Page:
Review: All of the Above

Dorothy Zemach is an ELT professional with extensive experience in a variety of areas. Many teachers have used her materials in the classroom; I did so in the first two years of teaching English in Colombia. She is the go-to person if you want to learn about self-publishing. If you are interested in that, keep an eye on the iTDi website for one of her future courses. When she advertised her latest book All of the Above: Essays on Teaching English as a Foreign Language on social media, I knew that it would be worth reading.

Dorothy Zemach: All of the Above

My first impression was that All of the Above would be similar to Scott Thornbury’s Big Questions in ELT, which is another title I recommend to teachers, since both books are collections of unrelated shorter texts. There are some key differences, though. While Thornbury refers to other resources in his book, Zemach’s essays are much more personal and the content is based on her own experience. I’m happy to say that I think it works very well and makes for an enjoyable read.

All of the Above comprises sixteen essays and three additional chapters dedicated to games, so there are a lot of takeaway points one can get from the book. I’d like to use this blog post to comment on a few ideas that made me think about my work as a teacher.

What I really like about the book is that Zemach refers to various teaching contexts in which she has worked. She points out that some teaching approaches may not work equally well in all environments. Having fun in the classroom without any tangible results isn’t ideal, and some students may actually learn useful language through drilling activities. That reminded me of Lighbown and Spada’s book How Languages are Learned, which mentions that gifted students are capable of reaching a high level of English even when their teachers use what many of us would call outdated methods. I’d say this is a good moment to promote the idea of doing meaningful activities in the classroom and providing the learners with feedback on the language (the focus on form approach).

The book also takes a look at tools that can help people improve their written texts. I agree with the author who says that students should spellcheck their documents before submitting them. I do so myself when I write blog posts or send important emails, so I advise my students to use that as well. Zemach then shows screenshots depicting some ridiculous corrections suggested by a grammar checker to warn against using that tool. I think that depends on the kind of software one uses because the spelling and grammar checker utilised by Google Docs is genuinely good. It’s not perfect and I wouldn’t rely on it at all times, but I find it helpful in my online classes. It can give the students immediate suggestions related to grammar, which can provide some good opportunities for learning.

When I read ELT literature, I’m very happy when I encounter practical tips that I can use in my professional life. I have some experience with changing jobs and attending interviews, but All of the Above provided me with an important recommendation I hadn’t thought of before. The author suggests that teachers ask about the institution’s policy on absences during the job interview. That immediately brought back a memory of a situation that took place right after I’d started working at a language institute a few years ago. A colleague of mine asked me to sub for him due to having a doctor’s appointment, and I agreed. Unfortunately, the teacher was then told off by the director for making unauthorised arrangements and the substitution request was declined because of a difference between our hourly rates. My attempt to help my colleague out inadvertently created a bit of an issue, and I wished I had asked about the policy beforehand.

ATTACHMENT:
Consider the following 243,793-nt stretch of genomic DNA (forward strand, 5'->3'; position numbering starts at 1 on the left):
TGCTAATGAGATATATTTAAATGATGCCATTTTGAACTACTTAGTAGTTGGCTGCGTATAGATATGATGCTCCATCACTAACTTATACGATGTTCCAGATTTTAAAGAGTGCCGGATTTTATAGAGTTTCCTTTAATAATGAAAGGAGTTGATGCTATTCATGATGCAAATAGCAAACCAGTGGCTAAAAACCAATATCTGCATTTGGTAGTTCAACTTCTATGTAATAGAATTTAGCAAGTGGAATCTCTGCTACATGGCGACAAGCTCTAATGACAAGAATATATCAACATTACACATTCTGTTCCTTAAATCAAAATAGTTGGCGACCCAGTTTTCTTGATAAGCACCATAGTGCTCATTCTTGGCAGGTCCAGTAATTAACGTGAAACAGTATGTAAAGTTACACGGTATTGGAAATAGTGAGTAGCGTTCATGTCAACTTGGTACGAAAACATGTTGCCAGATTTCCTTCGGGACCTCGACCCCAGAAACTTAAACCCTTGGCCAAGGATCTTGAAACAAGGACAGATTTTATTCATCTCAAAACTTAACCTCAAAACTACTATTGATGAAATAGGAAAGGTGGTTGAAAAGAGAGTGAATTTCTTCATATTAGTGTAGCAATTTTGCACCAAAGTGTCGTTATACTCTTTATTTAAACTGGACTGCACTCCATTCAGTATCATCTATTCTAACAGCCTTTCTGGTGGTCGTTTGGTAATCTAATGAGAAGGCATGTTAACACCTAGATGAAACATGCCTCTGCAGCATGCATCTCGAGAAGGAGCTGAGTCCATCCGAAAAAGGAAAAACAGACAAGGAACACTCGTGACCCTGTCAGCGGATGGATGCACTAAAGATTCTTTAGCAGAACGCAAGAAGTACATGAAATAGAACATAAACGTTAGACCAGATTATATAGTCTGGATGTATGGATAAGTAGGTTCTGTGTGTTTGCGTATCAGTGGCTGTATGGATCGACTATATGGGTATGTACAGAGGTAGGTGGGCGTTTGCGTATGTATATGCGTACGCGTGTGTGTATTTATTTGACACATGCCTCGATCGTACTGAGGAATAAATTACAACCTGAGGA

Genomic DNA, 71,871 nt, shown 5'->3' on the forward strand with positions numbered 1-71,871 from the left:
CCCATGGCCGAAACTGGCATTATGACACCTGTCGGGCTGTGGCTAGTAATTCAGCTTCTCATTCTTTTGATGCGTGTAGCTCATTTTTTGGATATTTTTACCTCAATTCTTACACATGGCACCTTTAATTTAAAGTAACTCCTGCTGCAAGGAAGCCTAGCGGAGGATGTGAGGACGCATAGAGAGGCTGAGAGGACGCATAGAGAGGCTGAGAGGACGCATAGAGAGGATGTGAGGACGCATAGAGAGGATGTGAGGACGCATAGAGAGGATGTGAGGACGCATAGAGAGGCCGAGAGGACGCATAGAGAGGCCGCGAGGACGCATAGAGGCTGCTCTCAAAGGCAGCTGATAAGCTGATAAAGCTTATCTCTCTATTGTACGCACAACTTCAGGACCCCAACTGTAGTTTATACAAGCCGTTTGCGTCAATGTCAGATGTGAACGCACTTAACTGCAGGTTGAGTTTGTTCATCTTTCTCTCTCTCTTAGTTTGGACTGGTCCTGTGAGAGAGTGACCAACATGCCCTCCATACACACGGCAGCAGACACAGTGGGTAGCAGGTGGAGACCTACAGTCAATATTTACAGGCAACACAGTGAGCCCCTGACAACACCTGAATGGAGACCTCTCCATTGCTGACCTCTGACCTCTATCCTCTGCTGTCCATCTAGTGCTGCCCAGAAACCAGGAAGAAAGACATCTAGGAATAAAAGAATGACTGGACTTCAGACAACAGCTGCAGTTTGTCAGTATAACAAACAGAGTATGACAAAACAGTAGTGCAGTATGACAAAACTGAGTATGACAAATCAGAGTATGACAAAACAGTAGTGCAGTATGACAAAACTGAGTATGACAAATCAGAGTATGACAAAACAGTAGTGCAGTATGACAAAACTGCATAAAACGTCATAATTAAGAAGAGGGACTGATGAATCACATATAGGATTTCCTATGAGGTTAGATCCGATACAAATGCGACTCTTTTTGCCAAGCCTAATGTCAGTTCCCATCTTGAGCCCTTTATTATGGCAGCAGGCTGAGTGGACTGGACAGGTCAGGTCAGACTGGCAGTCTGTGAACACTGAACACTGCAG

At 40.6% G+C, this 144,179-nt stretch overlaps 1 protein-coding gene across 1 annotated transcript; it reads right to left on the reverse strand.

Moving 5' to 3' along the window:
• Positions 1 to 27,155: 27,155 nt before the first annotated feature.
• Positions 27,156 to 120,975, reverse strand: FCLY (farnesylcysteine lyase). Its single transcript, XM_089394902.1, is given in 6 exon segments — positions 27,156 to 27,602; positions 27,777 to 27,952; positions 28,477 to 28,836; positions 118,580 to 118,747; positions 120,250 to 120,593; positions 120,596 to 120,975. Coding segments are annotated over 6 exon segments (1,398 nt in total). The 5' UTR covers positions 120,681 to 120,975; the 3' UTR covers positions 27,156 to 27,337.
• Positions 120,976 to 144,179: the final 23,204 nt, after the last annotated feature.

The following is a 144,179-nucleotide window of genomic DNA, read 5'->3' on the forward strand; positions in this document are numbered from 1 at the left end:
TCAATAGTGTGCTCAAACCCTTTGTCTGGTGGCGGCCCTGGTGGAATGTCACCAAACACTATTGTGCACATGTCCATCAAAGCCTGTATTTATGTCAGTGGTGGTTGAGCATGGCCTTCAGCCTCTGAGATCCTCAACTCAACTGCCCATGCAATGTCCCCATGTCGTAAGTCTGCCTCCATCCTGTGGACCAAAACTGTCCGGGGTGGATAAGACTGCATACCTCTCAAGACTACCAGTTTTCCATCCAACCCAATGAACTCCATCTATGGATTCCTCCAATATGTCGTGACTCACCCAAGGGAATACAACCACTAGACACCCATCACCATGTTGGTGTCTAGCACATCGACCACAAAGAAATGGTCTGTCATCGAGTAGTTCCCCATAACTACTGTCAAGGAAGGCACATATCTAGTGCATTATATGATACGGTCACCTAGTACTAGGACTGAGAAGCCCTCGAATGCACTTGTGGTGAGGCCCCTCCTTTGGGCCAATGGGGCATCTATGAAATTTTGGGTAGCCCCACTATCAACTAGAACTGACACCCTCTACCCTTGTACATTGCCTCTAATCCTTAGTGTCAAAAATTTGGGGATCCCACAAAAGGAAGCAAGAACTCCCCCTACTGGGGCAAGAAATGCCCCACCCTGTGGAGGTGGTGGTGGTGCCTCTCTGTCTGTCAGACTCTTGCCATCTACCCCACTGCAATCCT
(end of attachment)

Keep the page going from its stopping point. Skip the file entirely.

My favourite essay in the book is called My dear. The author says that there are benefits to using social media for professional purposes, but it also causes some issues that should be talked about. This passage of the essay describes a rather curious phenomenon:

Clearly, that is not how everyone uses Facebook, or I wouldn’t get so many strangers sending me the “Hi” messages. Often, in fact, that is the entire message—“Hi.” From someone I don’t recognize. I have no idea what sort of response they are expecting. Do they want me to stop in the middle of my work day and respond with “Hi” as well? Do we then move on to “How are you?” and “Fine, thanks, and you”? But why? Why would we (two virtual strangers, with nothing more in common than that we both teach English) do that?

To put it simply, some people don’t come across well on social media, and that includes English teachers too. I’m aware of cultural differences, but I expect people to have at least some basic sense of decency when communicating online. Some private messages and public posts make me wonder how that individual talks to their students and whether teaching is the right profession for them. I don’t mind being perceived as rude when I don’t want to waste time on conversations that I’m 100% sure won’t get anywhere. Apart from the ‘Hi’ people, I tend to get ‘friends’, who you can read about on the ELT Planning blog, and other interesting characters. I’ve even had to block a few users when I didn’t feel comfortable with the discussion at all.

Zemach highlights the fact that invasive chats are initiated mainly by men. That is related to another huge issue because there seems to be a fine line between being an awkward stranger and something much worse. It’s not a secret that women often receive inappropriate messages on social media, even on supposedly professional platforms such as LinkedIn. I have no idea why someone would think that online harassment is a good idea, but there are people like that out there.

The author suggests that the culture of chat messages should receive more attention in ELT materials. It certainly makes sense to use authentic or made up chats in the classroom and analyse them. In addition, I often communicate with my learners through WhatsApp, and when I get a message that could make a bad impression on someone, I address it in the subsequent lesson and provide the student with some examples of more appropriate language that could be used instead.